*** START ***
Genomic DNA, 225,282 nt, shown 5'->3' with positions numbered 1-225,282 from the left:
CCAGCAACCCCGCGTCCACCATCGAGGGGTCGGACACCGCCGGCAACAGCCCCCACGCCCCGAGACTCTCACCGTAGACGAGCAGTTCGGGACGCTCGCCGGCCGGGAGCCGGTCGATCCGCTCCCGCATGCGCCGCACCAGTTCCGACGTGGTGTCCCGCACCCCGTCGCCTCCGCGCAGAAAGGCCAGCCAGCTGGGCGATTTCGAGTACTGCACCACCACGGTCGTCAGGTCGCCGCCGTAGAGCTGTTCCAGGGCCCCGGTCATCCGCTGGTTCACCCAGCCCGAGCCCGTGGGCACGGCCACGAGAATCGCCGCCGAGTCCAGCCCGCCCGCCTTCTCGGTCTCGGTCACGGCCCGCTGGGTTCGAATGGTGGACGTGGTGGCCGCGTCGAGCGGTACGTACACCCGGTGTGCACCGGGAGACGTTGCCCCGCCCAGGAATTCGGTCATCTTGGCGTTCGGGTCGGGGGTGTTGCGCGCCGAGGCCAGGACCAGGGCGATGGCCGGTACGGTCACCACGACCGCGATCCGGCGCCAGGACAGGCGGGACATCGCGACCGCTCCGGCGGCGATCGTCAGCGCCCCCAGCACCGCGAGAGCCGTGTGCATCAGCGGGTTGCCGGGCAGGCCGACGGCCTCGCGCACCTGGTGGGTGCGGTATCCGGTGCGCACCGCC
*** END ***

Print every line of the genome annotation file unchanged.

Genomic DNA, 225,282 nt, shown 5'->3' with positions numbered 1-225,282 from the left:
CCAGCAACCCCGCGTCCACCATCGAGGGGTCGGACACCGCCGGCAACAGCCCCCACGCCCCGAGACTCTCACCGTAGACGAGCAGTTCGGGACGCTCGCCGGCCGGGAGCCGGTCGATCCGCTCCCGCATGCGCCGCACCAGTTCCGACGTGGTGTCCCGCACCCCGTCGCCTCCGCGCAGAAAGGCCAGCCAGCTGGGCGATTTCGAGTACTGCACCACCACGGTCGTCAGGTCGCCGCCGTAGAGCTGTTCCAGGGCCCCGGTCATCCGCTGGTTCACCCAGCCCGAGCCCGTGGGCACGGCCACGAGAATCGCCGCCGAGTCCAGCCCGCCCGCCTTCTCGGTCTCGGTCACGGCCCGCTGGGTTCGAATGGTGGACGTGGTGGCCGCGTCGAGCGGTACGTACACCCGGTGTGCACCGGGAGACGTTGCCCCGCCCAGGAATTCGGTCATCTTGGCGTTCGGGTCGGGGGTGTTGCGCGCCGAGGCCAGGACCAGGGCGATGGCCGGTACGGTCACCACGACCGCGATCCGGCGCCAGGACAGGCGGGACATCGCGACCGCTCCGGCGGCGATCGTCAGCGCCCCCAGCACCGCGAGAGCCGTGTGCATCAGCGGGTTGCCGGGCAGGCCGACGGCCTCGCGCACCTGGTGGGTGCGGTATCCGGTGCGCACCGCC